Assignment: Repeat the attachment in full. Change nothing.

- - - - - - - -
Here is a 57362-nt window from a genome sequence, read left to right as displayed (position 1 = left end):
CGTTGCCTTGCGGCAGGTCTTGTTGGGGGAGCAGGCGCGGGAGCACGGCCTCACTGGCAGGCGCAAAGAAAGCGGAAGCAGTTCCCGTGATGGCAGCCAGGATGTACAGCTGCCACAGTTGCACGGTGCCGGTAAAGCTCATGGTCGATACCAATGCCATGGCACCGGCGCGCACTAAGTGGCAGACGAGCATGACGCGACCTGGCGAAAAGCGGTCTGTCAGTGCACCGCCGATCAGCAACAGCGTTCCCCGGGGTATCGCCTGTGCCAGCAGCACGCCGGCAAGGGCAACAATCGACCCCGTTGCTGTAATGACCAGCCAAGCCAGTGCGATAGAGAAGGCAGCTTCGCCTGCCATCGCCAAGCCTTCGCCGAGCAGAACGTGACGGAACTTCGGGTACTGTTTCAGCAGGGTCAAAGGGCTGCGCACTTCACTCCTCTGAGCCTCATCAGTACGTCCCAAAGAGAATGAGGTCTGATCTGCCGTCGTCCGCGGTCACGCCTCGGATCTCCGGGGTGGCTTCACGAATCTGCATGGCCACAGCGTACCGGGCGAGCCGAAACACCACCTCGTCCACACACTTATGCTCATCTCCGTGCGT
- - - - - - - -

Here is a 57362-nt window from a genome sequence, read left to right as displayed (position 1 = left end):
CGTTGCCTTGCGGCAGGTCTTGTTGGGGGAGCAGGCGCGGGAGCACGGCCTCACTGGCAGGCGCAAAGAAAGCGGAAGCAGTTCCCGTGATGGCAGCCAGGATGTACAGCTGCCACAGTTGCACGGTGCCGGTAAAGCTCATGGTCGATACCAATGCCATGGCACCGGCGCGCACTAAGTGGCAGACGAGCATGACGCGACCTGGCGAAAAGCGGTCTGTCAGTGCACCGCCGATCAGCAACAGCGTTCCCCGGGGTATCGCCTGTGCCAGCAGCACGCCGGCAAGGGCAACAATCGACCCCGTTGCTGTAATGACCAGCCAAGCCAGTGCGATAGAGAAGGCAGCTTCGCCTGCCATCGCCAAGCCTTCGCCGAGCAGAACGTGACGGAACTTCGGGTACTGTTTCAGCAGGGTCAAAGGGCTGCGCACTTCACTCCTCTGAGCCTCATCAGTACGTCCCAAAGAGAATGAGGTCTGATCTGCCGTCGTCCGCGGTCACGCCTCGGATCTCCGGGGTGGCTTCACGAATCTGCATGGCCACAGCGTACCGGGCGAGCCGAAACACCACCTCGTCCACACACTTATGCTCATCTCCGTGCGT